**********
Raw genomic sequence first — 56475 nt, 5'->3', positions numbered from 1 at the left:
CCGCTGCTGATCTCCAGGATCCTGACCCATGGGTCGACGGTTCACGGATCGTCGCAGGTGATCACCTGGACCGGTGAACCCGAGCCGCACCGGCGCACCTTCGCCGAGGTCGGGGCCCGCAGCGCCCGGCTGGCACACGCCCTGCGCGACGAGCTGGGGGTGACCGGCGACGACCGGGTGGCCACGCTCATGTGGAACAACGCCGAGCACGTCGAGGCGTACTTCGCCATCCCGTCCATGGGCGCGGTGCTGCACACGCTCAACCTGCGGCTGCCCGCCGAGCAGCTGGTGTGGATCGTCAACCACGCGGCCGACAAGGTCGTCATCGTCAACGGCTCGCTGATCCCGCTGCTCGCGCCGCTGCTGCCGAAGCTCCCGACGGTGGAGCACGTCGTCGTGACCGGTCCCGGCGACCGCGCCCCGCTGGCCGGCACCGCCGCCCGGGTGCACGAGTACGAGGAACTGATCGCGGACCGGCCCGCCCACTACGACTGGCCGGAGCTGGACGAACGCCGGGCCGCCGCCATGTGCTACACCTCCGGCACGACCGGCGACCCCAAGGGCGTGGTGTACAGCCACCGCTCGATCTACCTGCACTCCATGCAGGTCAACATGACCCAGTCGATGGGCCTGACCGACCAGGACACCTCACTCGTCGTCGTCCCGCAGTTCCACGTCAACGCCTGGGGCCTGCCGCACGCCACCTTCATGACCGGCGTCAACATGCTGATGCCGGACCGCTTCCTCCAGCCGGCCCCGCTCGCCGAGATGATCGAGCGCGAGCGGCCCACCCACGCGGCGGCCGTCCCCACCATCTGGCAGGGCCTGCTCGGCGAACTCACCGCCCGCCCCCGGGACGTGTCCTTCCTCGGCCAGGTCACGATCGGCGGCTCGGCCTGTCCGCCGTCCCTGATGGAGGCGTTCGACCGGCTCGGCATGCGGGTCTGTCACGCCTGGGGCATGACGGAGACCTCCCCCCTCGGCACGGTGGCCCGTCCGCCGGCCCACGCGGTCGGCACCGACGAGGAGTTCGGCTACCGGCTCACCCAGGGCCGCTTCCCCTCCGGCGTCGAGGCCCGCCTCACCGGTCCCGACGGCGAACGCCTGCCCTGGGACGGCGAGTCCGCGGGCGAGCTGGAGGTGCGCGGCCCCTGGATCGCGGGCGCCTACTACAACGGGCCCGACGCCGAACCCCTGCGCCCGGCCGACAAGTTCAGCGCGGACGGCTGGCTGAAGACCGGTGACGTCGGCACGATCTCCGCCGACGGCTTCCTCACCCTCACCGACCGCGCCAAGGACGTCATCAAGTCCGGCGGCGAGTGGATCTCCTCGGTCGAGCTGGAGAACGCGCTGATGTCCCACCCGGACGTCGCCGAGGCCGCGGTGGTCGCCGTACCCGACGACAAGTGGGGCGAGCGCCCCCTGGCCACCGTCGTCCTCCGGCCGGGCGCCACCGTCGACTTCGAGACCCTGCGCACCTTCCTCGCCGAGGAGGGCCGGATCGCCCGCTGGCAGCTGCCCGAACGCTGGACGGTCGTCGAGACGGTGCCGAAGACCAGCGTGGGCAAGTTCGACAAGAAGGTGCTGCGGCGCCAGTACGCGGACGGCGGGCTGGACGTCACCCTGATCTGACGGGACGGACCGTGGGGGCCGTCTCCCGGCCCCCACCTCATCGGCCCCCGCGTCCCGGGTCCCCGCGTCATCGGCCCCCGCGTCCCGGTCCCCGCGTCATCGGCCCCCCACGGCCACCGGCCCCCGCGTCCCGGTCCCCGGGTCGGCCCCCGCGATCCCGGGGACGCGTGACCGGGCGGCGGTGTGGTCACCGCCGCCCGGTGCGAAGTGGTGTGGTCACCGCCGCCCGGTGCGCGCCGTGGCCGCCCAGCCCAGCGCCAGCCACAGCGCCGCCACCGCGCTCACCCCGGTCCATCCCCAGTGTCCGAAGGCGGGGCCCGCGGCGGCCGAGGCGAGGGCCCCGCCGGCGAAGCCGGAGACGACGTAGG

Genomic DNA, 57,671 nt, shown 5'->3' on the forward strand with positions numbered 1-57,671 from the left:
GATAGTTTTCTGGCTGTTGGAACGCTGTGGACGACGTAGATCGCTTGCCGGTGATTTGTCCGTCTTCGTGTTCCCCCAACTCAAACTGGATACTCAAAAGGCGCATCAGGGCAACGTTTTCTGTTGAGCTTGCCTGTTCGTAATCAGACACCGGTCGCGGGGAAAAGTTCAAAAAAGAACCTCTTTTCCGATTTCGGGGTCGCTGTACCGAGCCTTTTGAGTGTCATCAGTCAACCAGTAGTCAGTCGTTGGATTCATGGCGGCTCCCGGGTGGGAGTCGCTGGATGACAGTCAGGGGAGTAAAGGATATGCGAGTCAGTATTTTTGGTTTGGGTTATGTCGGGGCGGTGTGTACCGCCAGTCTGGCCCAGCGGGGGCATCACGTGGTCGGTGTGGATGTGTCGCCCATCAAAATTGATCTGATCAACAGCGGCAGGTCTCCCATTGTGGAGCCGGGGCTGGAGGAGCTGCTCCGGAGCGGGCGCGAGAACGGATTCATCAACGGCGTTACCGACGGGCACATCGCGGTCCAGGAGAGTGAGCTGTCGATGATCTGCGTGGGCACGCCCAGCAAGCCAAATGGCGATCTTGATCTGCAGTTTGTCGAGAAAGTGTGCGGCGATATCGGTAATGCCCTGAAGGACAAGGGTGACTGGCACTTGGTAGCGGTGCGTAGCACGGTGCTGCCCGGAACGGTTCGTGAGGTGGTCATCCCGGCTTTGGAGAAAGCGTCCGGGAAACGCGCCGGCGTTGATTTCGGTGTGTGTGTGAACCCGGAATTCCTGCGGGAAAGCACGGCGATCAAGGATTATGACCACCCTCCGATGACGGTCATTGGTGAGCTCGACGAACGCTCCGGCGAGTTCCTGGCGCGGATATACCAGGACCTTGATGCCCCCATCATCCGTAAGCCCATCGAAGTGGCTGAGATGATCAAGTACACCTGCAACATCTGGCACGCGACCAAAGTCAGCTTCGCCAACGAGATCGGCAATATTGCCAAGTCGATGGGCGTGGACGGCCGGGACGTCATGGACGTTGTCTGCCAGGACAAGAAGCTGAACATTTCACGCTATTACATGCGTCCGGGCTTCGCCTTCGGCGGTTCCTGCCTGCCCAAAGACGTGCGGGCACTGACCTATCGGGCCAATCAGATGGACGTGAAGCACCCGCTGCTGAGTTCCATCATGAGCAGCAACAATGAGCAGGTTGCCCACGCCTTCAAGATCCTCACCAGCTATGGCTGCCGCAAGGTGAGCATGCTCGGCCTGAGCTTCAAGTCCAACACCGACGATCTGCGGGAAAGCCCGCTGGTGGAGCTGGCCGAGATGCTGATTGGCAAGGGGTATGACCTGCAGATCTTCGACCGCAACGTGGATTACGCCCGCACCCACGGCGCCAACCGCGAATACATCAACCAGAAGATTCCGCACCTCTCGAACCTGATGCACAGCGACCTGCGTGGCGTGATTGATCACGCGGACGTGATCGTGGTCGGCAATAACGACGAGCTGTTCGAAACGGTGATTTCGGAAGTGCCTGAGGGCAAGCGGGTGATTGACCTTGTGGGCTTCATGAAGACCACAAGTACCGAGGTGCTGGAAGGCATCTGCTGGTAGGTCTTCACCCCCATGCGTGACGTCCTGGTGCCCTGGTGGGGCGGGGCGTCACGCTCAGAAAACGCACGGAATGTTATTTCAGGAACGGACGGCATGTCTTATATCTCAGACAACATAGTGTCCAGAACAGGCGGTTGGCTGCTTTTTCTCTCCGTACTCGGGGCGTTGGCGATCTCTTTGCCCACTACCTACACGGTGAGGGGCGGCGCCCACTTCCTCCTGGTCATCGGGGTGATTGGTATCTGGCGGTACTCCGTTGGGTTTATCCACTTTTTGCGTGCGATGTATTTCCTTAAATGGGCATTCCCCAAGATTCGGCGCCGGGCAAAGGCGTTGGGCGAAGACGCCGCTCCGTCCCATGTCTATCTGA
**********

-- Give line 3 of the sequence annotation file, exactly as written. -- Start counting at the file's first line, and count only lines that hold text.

Genomic DNA, 57,671 nt, shown 5'->3' on the forward strand with positions numbered 1-57,671 from the left: